The Ring Test

One of my earliest memories as a child was my mother hanging out with one of our friends, or maybe it was my cousin. That part I don’t remember, but I do remember a ring dangling on a chain. I know I was old enough to ask what it was, and I remember the explanation.

The “Ring Test”, of you don’t know, is one of those old wive’s tale methods of determining the gender of (usually unborn) babies. You take your left and and place it flat, then use the dangling ring to trace the outline of the hand, and then let it hang above the resting hand. Usually, because it’s been moving, it will keep swinging for a little bit. If it swings back and forth in a straight line, the baby is supposed to be a girl, if it swings in a circle, the baby is supposed to be a boy. Then you let the ring down to touch the hand, and raise it back up, and see if it swings again. You do this until the ring doesn’t swing when you lift it. This is supposed to tell you how many children you are going to have, and what their gender is supposed to be.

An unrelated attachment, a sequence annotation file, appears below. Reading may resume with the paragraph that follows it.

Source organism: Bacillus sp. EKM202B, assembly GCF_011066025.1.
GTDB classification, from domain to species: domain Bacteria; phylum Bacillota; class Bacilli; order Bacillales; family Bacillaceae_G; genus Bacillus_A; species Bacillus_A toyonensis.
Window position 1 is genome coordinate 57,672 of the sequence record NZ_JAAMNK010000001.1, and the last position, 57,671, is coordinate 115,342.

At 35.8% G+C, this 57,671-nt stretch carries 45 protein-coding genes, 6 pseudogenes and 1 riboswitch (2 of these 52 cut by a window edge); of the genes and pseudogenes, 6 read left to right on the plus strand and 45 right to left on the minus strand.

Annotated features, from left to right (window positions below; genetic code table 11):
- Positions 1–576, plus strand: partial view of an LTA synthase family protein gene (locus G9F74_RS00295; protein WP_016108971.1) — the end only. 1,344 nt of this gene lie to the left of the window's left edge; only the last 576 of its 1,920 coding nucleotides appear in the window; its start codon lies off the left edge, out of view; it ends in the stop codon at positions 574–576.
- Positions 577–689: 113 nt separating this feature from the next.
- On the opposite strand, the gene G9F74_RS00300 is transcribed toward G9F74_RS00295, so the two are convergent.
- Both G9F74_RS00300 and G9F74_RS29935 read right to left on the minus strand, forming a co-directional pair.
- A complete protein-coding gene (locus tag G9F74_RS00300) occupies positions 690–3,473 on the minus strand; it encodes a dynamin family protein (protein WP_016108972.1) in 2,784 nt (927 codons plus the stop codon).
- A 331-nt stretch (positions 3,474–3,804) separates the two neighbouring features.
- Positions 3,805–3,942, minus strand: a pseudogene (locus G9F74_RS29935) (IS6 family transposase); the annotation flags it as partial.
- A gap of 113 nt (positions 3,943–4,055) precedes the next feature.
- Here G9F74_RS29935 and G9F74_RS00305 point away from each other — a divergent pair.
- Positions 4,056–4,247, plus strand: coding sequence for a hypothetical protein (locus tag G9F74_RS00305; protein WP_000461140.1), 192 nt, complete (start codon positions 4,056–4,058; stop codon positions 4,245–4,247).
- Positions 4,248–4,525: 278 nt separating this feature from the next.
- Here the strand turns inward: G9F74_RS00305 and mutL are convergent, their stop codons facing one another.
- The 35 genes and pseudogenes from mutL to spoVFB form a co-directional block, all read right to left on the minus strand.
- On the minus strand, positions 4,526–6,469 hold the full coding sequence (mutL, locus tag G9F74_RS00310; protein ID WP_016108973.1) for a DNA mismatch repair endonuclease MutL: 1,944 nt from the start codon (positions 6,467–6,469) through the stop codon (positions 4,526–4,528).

After explaining this to me, my cousin (I’m going to assume it was my cousin, as that makes the most sense) traced the ring around my mom’s hand, and then lifted it. It swung back and forth in a straight line. She touched the ring to her hand and lifted, again, back and forth. She did this a total of four times, before, on the fifth time, it swung in a circle. Then it stopped.

I am an only child. At least on my mom’s side of things. Mom made some sort of joke about me being her fifth try or something like that, I don’t remember what. She obviously put little stock in such things. And I suppose I should say I don’t think much of it either. But being young, I actually thought, for a bit, that I really was my mom’s fifth kid. And I remember how disappointed I had felt that I hadn’t been a girl, too.

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